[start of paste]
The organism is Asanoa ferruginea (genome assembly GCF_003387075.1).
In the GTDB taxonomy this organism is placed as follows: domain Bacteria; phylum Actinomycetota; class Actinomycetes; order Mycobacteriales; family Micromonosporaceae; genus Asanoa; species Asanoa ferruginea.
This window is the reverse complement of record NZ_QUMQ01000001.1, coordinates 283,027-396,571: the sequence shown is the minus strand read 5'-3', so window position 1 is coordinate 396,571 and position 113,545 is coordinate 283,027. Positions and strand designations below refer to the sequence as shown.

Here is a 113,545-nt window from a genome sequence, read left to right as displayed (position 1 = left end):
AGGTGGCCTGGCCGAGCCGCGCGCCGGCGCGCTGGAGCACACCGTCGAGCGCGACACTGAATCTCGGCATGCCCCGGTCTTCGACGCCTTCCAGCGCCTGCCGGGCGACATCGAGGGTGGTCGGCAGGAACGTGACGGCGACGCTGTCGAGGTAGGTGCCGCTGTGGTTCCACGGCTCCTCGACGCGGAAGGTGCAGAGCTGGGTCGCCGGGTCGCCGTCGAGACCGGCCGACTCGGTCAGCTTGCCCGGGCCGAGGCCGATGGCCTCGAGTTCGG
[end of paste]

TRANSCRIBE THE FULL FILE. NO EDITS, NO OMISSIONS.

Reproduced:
The organism is Asanoa ferruginea (genome assembly GCF_003387075.1).
In the GTDB taxonomy this organism is placed as follows: domain Bacteria; phylum Actinomycetota; class Actinomycetes; order Mycobacteriales; family Micromonosporaceae; genus Asanoa; species Asanoa ferruginea.
This window is the reverse complement of record NZ_QUMQ01000001.1, coordinates 283,027-396,571: the sequence shown is the minus strand read 5'-3', so window position 1 is coordinate 396,571 and position 113,545 is coordinate 283,027. Positions and strand designations below refer to the sequence as shown.

Here is a 113,545-nt window from a genome sequence, read left to right as displayed (position 1 = left end):
AGGTGGCCTGGCCGAGCCGCGCGCCGGCGCGCTGGAGCACACCGTCGAGCGCGACACTGAATCTCGGCATGCCCCGGTCTTCGACGCCTTCCAGCGCCTGCCGGGCGACATCGAGGGTGGTCGGCAGGAACGTGACGGCGACGCTGTCGAGGTAGGTGCCGCTGTGGTTCCACGGCTCCTCGACGCGGAAGGTGCAGAGCTGGGTCGCCGGGTCGCCGTCGAGACCGGCCGACTCGGTCAGCTTGCCCGGGCCGAGGCCGATGGCCTCGAGTTCGG